We left Paris three weeks ago, and I’d planned to write separate blogs for each of the attractions we saw. Today I was going to post about The Louvre and Montmartre. Then I woke up to a barrage of messages from loved ones. They were worried and thankful that we weren’t there for what happened yesterday evening.
Dazed and unsure of what the messages were referring to, I got out of bed this morning and googled what happened in Paris. It broke my heart. In a beautiful city, filled with amazing food and even better people, something atrocious happened.
My mind instantly went to the men working at a Turkish restaurant just outside our flat who helped us on the first night we arrived by providing internet access. Then they checked in with us each morning, asking how we were doing. Are they okay? What about the painters and impressionists we chatted with on day three, the guy dressed in a nice suit, most likely on his way to work who stopped when he saw us hopelessly staring at a city map and offered directions. How are they?
I imagine that if they aren’t hurt, they’re scared. They’re angry and confused. I’m angry and confused. I’m mad that this sort of thing goes on. But mostly I’m sad. I’m sad that there are innocent people who were taken down. I’m sad that there are brainwashed people who think killing is the best option.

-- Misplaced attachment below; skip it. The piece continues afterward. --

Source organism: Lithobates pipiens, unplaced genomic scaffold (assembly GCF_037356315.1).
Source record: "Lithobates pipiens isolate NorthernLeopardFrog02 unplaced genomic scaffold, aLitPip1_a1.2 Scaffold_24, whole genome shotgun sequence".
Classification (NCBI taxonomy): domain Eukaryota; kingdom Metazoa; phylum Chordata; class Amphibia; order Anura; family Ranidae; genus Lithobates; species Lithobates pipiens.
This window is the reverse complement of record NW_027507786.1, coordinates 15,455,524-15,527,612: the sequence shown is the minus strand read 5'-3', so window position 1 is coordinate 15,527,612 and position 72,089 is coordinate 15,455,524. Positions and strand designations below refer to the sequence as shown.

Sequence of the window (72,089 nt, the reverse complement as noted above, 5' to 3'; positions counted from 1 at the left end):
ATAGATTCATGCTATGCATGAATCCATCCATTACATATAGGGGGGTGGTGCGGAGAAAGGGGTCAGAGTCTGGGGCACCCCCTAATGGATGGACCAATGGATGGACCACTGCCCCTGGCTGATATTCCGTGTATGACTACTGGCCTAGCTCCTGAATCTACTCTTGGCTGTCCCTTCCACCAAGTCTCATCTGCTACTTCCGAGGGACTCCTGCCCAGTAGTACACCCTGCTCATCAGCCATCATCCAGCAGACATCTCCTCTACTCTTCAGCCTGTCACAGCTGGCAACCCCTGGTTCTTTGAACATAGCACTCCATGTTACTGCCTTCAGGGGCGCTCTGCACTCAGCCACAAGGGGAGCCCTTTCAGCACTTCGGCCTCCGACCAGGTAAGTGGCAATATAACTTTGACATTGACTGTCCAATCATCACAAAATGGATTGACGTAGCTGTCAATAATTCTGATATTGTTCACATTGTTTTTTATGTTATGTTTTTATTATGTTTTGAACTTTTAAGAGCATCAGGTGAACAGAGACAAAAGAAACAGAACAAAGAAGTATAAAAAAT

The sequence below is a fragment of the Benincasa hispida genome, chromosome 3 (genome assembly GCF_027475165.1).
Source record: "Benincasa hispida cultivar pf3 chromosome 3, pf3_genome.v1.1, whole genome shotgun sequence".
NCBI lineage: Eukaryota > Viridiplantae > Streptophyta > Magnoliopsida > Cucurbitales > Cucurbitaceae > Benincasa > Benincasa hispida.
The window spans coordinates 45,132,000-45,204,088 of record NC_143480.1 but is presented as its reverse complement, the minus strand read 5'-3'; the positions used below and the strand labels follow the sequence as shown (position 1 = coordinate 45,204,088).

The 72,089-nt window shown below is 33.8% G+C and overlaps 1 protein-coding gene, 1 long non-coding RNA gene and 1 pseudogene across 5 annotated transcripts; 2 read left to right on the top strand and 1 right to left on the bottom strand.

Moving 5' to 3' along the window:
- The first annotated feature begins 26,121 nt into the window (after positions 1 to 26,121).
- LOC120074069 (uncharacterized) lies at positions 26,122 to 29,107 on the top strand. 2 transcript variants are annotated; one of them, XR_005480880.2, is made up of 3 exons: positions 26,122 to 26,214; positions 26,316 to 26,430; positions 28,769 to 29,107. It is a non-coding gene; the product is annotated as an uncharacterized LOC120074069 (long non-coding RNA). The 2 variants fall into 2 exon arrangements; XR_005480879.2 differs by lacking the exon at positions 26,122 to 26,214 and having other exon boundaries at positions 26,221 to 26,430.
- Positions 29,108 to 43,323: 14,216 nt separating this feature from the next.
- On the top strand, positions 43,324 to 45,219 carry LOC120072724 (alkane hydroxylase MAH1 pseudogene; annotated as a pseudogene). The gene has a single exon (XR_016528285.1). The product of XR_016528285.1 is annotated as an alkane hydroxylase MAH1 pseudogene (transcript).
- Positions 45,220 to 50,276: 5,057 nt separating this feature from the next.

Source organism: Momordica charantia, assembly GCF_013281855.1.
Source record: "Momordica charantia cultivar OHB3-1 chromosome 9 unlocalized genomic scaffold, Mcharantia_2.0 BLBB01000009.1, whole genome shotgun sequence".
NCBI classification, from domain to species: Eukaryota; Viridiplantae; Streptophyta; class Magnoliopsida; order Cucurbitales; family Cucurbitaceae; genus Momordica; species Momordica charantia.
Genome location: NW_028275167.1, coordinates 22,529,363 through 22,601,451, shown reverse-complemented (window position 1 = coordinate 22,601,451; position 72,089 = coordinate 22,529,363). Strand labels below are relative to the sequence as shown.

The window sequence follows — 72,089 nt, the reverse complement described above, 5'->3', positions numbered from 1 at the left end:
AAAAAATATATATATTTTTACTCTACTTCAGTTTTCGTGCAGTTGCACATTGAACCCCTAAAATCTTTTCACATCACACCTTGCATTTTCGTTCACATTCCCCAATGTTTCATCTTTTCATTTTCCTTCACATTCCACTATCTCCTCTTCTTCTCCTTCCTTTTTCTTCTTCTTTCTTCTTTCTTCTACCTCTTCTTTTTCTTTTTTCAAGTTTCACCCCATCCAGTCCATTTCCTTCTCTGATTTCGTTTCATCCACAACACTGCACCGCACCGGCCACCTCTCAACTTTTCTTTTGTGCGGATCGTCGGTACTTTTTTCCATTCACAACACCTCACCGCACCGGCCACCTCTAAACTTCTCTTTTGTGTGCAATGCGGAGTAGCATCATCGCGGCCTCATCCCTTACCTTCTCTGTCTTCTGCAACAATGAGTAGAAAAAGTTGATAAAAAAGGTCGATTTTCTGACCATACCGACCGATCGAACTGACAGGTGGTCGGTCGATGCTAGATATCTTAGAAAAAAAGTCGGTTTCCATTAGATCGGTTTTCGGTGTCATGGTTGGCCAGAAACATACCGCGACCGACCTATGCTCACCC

Then I think of the streets, how quiet they get in the early morning hours as a mist lays heavy all around. The Eiffel tower peeking through to say good morning, and the smell of fresh coffee and cinnamon crepes in the air. I think of the cobblestone sidewalks in Montmartre, the pristine entry to The Louvre where we stood taking pictures before exploring inside. What are those streets and sidewalks like this morning? When people wake up, how will they see the city today? Surely its beauty has been robbed. When the locals and tourists look out their windows, what are they thinking today?
On our second to last day there, Dylan and Evan asked if we could move to Paris next. They fell in love with the city like I did, and like countless others who visited before us. The city was… is warm, kind, and inviting, and one of my favorite places.
Tomorrow I’ll finish writing the series of blogs I started about our time in Paris simply because Paris deserves to be known for its charm and beauty rather than this horrible thing that happened there. But for today I’ll ask you to join me as I mourn with the people there, hope for those who we came to know, and pray for all of the people affected that they experience peace in times of terror and love in times of worry.